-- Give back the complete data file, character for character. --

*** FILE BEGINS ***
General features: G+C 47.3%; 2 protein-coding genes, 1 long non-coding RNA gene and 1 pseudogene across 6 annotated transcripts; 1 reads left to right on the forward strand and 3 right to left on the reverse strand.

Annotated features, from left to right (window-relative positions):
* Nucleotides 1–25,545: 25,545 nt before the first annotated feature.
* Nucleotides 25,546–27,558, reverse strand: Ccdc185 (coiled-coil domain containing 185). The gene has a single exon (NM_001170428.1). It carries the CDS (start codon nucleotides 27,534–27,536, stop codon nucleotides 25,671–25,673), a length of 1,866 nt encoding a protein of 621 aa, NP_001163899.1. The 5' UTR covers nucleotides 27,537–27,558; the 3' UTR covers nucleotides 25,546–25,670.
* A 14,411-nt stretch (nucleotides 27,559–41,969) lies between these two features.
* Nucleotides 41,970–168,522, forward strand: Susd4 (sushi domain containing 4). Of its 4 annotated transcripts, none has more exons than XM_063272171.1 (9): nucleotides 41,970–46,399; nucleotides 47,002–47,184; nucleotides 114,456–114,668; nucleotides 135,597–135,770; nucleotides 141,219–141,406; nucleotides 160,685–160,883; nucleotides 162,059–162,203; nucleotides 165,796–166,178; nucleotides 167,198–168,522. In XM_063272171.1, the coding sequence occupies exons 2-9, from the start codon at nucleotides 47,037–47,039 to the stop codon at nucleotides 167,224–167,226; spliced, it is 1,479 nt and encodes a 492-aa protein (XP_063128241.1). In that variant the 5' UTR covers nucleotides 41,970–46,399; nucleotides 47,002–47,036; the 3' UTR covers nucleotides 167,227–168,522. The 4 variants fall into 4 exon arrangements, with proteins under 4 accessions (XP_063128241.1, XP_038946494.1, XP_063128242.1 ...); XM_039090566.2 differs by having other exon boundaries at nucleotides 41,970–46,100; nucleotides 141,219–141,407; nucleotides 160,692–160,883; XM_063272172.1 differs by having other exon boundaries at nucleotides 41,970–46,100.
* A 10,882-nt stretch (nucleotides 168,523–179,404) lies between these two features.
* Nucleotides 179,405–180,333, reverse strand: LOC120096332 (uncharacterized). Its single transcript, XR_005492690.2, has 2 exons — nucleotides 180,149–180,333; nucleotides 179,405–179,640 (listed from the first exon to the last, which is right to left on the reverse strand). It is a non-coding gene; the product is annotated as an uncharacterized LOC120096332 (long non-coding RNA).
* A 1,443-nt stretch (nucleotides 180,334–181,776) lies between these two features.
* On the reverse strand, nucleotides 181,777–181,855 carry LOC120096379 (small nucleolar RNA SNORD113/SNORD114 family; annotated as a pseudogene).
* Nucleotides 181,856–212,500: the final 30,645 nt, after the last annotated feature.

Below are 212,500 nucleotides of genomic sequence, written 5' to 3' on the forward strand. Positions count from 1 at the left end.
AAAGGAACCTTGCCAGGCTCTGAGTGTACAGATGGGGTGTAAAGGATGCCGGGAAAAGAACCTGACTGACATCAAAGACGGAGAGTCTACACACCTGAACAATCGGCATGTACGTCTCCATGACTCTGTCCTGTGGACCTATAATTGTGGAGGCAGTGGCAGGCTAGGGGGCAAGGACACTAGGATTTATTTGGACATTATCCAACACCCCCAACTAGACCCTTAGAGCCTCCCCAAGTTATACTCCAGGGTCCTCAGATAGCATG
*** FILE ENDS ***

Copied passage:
General features: G+C 47.3%; 2 protein-coding genes, 1 long non-coding RNA gene and 1 pseudogene across 6 annotated transcripts; 1 reads left to right on the forward strand and 3 right to left on the reverse strand.

Annotated features, from left to right (window-relative positions):
* Nucleotides 1–25,545: 25,545 nt before the first annotated feature.
* Nucleotides 25,546–27,558, reverse strand: Ccdc185 (coiled-coil domain containing 185). The gene has a single exon (NM_001170428.1). It carries the CDS (start codon nucleotides 27,534–27,536, stop codon nucleotides 25,671–25,673), a length of 1,866 nt encoding a protein of 621 aa, NP_001163899.1. The 5' UTR covers nucleotides 27,537–27,558; the 3' UTR covers nucleotides 25,546–25,670.
* A 14,411-nt stretch (nucleotides 27,559–41,969) lies between these two features.
* Nucleotides 41,970–168,522, forward strand: Susd4 (sushi domain containing 4). Of its 4 annotated transcripts, none has more exons than XM_063272171.1 (9): nucleotides 41,970–46,399; nucleotides 47,002–47,184; nucleotides 114,456–114,668; nucleotides 135,597–135,770; nucleotides 141,219–141,406; nucleotides 160,685–160,883; nucleotides 162,059–162,203; nucleotides 165,796–166,178; nucleotides 167,198–168,522. In XM_063272171.1, the coding sequence occupies exons 2-9, from the start codon at nucleotides 47,037–47,039 to the stop codon at nucleotides 167,224–167,226; spliced, it is 1,479 nt and encodes a 492-aa protein (XP_063128241.1). In that variant the 5' UTR covers nucleotides 41,970–46,399; nucleotides 47,002–47,036; the 3' UTR covers nucleotides 167,227–168,522. The 4 variants fall into 4 exon arrangements, with proteins under 4 accessions (XP_063128241.1, XP_038946494.1, XP_063128242.1 ...); XM_039090566.2 differs by having other exon boundaries at nucleotides 41,970–46,100; nucleotides 141,219–141,407; nucleotides 160,692–160,883; XM_063272172.1 differs by having other exon boundaries at nucleotides 41,970–46,100.
* A 10,882-nt stretch (nucleotides 168,523–179,404) lies between these two features.
* Nucleotides 179,405–180,333, reverse strand: LOC120096332 (uncharacterized). Its single transcript, XR_005492690.2, has 2 exons — nucleotides 180,149–180,333; nucleotides 179,405–179,640 (listed from the first exon to the last, which is right to left on the reverse strand). It is a non-coding gene; the product is annotated as an uncharacterized LOC120096332 (long non-coding RNA).
* A 1,443-nt stretch (nucleotides 180,334–181,776) lies between these two features.
* On the reverse strand, nucleotides 181,777–181,855 carry LOC120096379 (small nucleolar RNA SNORD113/SNORD114 family; annotated as a pseudogene).
* Nucleotides 181,856–212,500: the final 30,645 nt, after the last annotated feature.

Below are 212,500 nucleotides of genomic sequence, written 5' to 3' on the forward strand. Positions count from 1 at the left end.
AAAGGAACCTTGCCAGGCTCTGAGTGTACAGATGGGGTGTAAAGGATGCCGGGAAAAGAACCTGACTGACATCAAAGACGGAGAGTCTACACACCTGAACAATCGGCATGTACGTCTCCATGACTCTGTCCTGTGGACCTATAATTGTGGAGGCAGTGGCAGGCTAGGGGGCAAGGACACTAGGATTTATTTGGACATTATCCAACACCCCCAACTAGACCCTTAGAGCCTCCCCAAGTTATACTCCAGGGTCCTCAGATAGCATG